As a general rule, there are only three U.S. visas suitable for students coming to the United States seeking paid internships or practical training work experience.

H‑2 “Temporary Worker”: The procedures for this visa require a two‑step process to be followed by the employer. First, a “labor certification” must be secured through the state employment service of the area where the individual will work. Following rules established by the U.S. Department of Labor, the employer must submit evidence to demonstrate that: (a) a real job exists (i.e., not a job made up to suit the background of the foreign national); (b) that substantial efforts have been made to fill the job with a U.S. citizen; and (c) that no qualified U.S. citizens have applied for the job. Once the “labor certification” has been granted, the employer must then file an application with the area’s BCIS (Bureau of Citizen and Immigration Services) District Office.

H‑3 “Industrial Trainee”: This visa does not require a “labor certification.” The employer must submit the H‑3 application to the area’s Immigration Service District Office. The application must include a detailed training plan to show what the trainee will do in the United States,  including how much time will be spent in “classroom or other instruction” and how much time will be devoted to “on‑the‑job” work. The application must also provide information to show why the individual cannot receive suitable or similar training in his/her own country.

J‑1 “Exchange Visitor”: The J‑1 visa may be used only by individuals who are participants in educational programs which have been specifically approved by the U.S. State Department. There are eight (8) different J‑1 categories, each with its own specific rules and regulations. Approved “Exchange Visitor Programs” are granted by the State Department only to U.S. sponsoring organizations such as government agencies, schools, hospitals, and private educational exchange organizations. Each sponsor is granted a specific “program description” – a short statement which specifically mentions those activities that are permitted for participants in the sponsor’s specific program.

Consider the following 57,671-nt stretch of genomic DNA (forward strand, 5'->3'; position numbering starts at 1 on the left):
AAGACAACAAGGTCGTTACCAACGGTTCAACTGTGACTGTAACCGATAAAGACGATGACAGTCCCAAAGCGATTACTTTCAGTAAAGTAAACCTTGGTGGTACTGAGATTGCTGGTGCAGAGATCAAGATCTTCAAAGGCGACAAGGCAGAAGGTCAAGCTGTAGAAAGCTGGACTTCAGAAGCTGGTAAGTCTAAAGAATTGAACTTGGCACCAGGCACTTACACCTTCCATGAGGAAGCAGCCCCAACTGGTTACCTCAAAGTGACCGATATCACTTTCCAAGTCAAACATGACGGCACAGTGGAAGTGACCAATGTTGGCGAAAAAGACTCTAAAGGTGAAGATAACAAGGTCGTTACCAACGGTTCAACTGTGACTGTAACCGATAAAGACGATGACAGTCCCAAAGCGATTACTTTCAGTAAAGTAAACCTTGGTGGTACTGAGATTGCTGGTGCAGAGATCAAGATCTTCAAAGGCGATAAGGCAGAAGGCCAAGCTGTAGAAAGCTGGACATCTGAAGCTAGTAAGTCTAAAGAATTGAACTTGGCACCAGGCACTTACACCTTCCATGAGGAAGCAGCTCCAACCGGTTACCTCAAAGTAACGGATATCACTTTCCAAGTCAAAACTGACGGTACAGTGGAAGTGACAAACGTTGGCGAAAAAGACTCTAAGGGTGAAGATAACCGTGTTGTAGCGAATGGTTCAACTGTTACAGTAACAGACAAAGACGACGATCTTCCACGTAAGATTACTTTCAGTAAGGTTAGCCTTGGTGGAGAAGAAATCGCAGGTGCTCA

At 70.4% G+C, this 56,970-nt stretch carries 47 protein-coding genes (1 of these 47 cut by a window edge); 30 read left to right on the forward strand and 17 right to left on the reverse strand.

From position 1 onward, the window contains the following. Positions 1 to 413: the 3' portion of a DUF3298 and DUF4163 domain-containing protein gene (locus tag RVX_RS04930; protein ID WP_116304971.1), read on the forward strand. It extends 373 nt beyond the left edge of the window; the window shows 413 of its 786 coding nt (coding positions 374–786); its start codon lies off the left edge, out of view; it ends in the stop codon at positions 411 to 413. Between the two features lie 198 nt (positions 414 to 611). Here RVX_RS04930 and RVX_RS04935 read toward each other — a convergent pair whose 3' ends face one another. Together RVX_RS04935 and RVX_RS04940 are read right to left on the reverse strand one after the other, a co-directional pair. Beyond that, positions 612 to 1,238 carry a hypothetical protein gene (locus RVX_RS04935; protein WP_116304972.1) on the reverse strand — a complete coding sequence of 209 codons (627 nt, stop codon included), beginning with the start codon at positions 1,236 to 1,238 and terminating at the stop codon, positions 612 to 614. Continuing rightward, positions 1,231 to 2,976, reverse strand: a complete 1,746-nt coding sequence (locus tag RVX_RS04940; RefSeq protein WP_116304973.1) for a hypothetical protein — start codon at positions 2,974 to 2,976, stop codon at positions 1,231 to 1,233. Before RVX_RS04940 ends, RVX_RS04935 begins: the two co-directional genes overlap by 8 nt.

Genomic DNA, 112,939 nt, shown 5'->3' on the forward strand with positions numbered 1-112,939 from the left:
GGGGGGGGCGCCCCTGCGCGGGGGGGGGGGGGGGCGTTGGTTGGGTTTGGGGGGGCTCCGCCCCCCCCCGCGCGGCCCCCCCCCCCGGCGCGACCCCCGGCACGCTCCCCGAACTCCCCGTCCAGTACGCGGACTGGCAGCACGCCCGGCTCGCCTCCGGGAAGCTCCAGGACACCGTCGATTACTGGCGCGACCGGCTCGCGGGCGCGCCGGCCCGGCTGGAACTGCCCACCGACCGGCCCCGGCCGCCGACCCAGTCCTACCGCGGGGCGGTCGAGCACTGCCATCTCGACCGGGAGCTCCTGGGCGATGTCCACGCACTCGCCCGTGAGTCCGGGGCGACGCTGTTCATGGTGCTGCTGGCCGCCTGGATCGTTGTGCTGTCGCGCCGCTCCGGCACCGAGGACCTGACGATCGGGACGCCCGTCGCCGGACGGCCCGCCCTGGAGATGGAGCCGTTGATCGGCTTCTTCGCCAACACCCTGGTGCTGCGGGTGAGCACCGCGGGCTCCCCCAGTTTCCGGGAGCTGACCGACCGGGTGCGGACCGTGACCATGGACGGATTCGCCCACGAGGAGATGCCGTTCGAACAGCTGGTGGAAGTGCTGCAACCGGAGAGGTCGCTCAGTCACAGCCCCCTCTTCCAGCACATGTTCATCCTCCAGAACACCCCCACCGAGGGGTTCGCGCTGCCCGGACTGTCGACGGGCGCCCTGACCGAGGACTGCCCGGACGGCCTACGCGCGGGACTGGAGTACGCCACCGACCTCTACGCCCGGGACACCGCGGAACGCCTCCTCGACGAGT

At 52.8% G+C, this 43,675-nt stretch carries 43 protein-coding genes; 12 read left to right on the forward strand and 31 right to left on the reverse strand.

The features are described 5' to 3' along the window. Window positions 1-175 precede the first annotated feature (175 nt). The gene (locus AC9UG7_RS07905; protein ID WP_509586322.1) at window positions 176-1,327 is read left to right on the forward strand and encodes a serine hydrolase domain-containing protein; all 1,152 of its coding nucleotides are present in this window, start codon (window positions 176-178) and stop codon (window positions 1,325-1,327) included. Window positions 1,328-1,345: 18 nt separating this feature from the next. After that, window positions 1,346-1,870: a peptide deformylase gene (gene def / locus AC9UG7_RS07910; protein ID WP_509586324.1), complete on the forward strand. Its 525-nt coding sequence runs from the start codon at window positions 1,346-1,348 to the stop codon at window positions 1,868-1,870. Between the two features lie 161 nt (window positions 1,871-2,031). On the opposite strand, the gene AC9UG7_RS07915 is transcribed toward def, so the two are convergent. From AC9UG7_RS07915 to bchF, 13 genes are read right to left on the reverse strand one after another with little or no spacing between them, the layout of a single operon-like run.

Of the eight J‑1 categories, only the “trainee” category is suitable for foreign students coming to the United States for paid internships and practical training employment. (The “student” category applies only to a person coming to the U.S. for full‑time academic study at an American school.) The number of sponsors having J‑1 programs which permit practical training employment is extremely limited. Only the International Association of Students in Economics and Business Management (AIESEC) and the Association for International Practical Training (AIPT, the U.S. affiliate of the International Association for the Exchange of Students for Technical Experience, IAESTE, Training Program) have authorizations for sponsorship of foreign trainees in the U.S. which include most fields of study and all countries of the world. (Both of these programs are described below.) The maximum length of practical training time permitted any one person  (regardless of the number of sponsors, employers, or visits to the United States) is 18 months.

Another type of J‑1 authorization covers placement in summer camps for camp‑counselor experience. An example is the authorization granted to Camp America. Such placements are limited to approximately eight weeks and must be for a genuine counseling/teaching assignment. Placement in office, kitchen, or custodial jobs is not permitted.

If an employer’s application for either an H‑2 or H‑3 visa is successful, the District Office of the Bureau of Citizen and Immigration Services will advise the U.S. Embassy in the student’s country.  The student can then apply for the visa and travel to the United States.  In the case of the J‑1 visa, the sponsoring organization that has agreed to include the student issues a U.S. government document called a DS-2019 (a “Certificate of Eligibility”). The DS-2019 is sent to the student who uses it to apply for the J‑1 visa in his/her country.